More noise than signal

The Limey

Republished from the show notes of my other site, Fuds on Film.

Terence Stamp’s Wilson, a walking caricature of an East End gangster is released from a stretch at Her Majesties pleasure and immediately hops on a plane to L.A. to investigate the death of his daughter, Jenny (Melissa George). It’s been ruled an accidental death in a car crash, but Wilson thinks foul play is afoot.

Given the lay of the land by two of Jenny’s friends, Eduardo (Luis Guzman) and Elaine (Lesley Ann Warren), both of whom pass Wilson’s instinct based lie-detector test, his suspicion falls on the suspiciously named Terry Valentine (Peter Fonda), suspicious record producer and suspiciously Jenny’s ex-boyfriend.

Rightly so, as it happens, as we find out over the course of the piece that Valentine has links to drug trafficking, with Wilson pulling on these threads, and violently working his way through the lower level goons as he searches for some proof of Valentine’s guilt. The police seem to view this as an opportunity to rid themselves of some criminals and stay on the sidelines, so Valentine’s head of security Avery (Barry Newman) hires a hitman, Stacy (Nicky Katt) to take care of Wilson, all this leading to an appropriately bloody resolution.

I like The Limey a lot more than I’ll be able to adequately explain, but I suppose I ought to give it a shot. It’s a strange film on a few levels, and it’s a credit to all involved that it hangs together this well.

To whit, narratively, there’s not a great deal to the film, and the driving force of the story is pretty bare bones. Sometimes it feels like if you took out most of the scenes that are, at heart, a reason to have Americans confused by cockney rhyming slang, this film would be half an hour long. Even so, had this been approached conventionally by the recently de-retired Steven Soderbergh, well, there’s enough talent in front of the camera that I’m sure it would be watchable but unremarkable.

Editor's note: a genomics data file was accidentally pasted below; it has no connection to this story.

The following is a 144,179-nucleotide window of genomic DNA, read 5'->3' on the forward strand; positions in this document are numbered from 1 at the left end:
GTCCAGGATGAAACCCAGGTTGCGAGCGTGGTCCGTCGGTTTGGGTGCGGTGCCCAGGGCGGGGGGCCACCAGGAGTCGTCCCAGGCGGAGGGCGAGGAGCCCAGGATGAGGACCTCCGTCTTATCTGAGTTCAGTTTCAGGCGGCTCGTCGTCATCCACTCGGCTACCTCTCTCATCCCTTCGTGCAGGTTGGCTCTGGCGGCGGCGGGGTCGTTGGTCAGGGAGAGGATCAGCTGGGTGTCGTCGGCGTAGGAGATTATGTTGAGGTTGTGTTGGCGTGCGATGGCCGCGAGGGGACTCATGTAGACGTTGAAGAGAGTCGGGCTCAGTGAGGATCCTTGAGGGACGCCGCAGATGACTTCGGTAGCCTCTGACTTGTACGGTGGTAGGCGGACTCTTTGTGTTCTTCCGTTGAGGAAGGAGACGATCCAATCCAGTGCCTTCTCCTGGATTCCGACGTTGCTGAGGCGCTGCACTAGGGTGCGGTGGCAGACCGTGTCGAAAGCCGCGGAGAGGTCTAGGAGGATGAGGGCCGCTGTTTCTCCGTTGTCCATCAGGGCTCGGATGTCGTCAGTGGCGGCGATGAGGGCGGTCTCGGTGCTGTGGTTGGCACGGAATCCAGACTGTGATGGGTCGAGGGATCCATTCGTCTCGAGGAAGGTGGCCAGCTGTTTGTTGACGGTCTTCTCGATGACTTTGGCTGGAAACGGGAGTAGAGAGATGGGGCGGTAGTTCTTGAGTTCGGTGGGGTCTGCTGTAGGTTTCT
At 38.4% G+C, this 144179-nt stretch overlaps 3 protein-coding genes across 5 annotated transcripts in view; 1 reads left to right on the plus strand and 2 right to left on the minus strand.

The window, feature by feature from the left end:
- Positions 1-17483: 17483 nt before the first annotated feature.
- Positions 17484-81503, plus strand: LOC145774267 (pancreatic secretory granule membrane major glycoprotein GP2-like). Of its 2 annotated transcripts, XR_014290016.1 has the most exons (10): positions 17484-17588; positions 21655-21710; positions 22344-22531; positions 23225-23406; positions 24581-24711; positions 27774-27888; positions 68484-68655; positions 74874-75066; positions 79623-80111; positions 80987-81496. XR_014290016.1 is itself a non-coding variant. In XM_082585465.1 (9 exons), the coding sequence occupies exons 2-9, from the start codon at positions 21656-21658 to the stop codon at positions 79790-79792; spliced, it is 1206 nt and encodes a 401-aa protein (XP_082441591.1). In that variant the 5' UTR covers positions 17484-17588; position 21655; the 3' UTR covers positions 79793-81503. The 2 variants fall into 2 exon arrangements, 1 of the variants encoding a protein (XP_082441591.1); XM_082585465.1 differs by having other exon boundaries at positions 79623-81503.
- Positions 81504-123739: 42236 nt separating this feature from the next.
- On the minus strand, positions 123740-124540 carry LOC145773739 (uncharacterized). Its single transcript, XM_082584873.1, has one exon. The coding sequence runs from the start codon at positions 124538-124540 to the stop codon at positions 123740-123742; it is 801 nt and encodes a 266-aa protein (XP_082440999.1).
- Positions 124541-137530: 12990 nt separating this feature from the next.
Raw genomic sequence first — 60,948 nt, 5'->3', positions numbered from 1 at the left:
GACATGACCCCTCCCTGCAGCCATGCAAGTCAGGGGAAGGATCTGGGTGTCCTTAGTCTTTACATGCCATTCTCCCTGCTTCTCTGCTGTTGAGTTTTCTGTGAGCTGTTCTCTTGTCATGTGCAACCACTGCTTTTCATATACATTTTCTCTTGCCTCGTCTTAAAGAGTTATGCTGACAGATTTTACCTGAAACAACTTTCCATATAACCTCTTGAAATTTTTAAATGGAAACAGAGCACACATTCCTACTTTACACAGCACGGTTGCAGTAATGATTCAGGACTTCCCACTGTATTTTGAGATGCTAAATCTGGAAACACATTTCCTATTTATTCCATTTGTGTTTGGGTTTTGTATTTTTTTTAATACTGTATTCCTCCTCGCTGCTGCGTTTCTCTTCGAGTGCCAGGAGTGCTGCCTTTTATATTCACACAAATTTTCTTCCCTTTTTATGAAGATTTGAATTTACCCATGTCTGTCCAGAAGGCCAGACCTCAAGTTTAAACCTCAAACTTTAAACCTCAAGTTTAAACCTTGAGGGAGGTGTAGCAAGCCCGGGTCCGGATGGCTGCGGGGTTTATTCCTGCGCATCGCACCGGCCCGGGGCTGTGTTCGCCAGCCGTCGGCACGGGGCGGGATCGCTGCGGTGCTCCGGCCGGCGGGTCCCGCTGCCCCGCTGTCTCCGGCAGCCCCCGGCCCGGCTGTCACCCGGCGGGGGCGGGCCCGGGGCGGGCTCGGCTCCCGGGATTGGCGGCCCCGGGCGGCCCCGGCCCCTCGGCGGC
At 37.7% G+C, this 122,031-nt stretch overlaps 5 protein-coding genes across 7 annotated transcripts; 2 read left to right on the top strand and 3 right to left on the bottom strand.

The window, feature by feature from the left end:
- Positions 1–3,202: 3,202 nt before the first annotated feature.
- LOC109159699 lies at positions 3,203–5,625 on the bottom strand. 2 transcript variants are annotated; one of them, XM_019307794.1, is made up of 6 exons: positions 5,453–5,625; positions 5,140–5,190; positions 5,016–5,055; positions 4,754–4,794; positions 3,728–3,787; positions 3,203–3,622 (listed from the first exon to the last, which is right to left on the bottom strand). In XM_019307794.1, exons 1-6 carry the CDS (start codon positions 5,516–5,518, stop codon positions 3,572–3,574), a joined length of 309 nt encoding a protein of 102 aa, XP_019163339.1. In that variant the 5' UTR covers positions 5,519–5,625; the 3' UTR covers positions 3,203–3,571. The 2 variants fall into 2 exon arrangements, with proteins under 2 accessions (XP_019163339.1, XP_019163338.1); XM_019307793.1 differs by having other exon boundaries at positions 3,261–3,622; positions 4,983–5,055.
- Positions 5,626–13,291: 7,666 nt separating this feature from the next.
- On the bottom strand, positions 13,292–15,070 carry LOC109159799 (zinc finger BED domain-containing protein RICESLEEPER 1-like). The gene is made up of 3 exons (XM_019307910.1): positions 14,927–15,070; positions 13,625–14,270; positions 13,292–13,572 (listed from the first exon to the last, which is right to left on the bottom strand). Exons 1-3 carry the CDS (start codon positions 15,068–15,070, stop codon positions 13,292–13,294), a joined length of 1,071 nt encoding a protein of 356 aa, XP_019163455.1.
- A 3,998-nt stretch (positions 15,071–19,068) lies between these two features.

However, it’s far from conventional, and is surely the most melancholic, wistful roaring rampages of revenge committed to film. With frequent cuts to footage from one of Stamp’s earliest films, along with his regretful narrative and an editing style that’s purposefully disorienting your sense of time and, to a lesser degree, place, it’s bringing to the fore a character who’s spending some time taking stock of his life.

Which contrasts quite sharply to the bulk to the rest of the film, where Wilson’s has a clarity of purpose and a drive that’s quite something to behold. It may well be Stamp’s finest hour, inhabiting a powerful character that’s much more empathetic and engaging than the stock character he may appear to be on first glance. Stamp may forever be remembered as General Zod, but Wilson’s more deserving of the honour.

There’s almost as interesting a character on the other side of the coin, with Peter Fonda’s dawning realisation that he has gone from “in over his head” to “in immediate existential danger” over the piece being a joy to watch. It’s a nice inversion, with Wilson being out of his comfort zone geographically, but well versed in the work at hand, and Valentine being quite the opposite.

The rest of the supporting cast do well, particularly Guzmán and Warren, but it’s hard not to be overshadowed by Stamp given that the spotlight is, rightly, on him for the bulk of the film. It’s in the title, after all.

I suppose, in the final analysis, I like The Limey because it’s a thriller that’s taking a very different, possibly unique, approach to the way it tells its story – different enough to be interesting while familiar enough to maintain the genre’s appeal. It’s a mystery to me why this didn’t go over with the mass market on release – I suppose it was perceived as too arty, but it very much isn’t. If, somehow, you’ve missed this, it’s worth putting pretty high up on your watch list.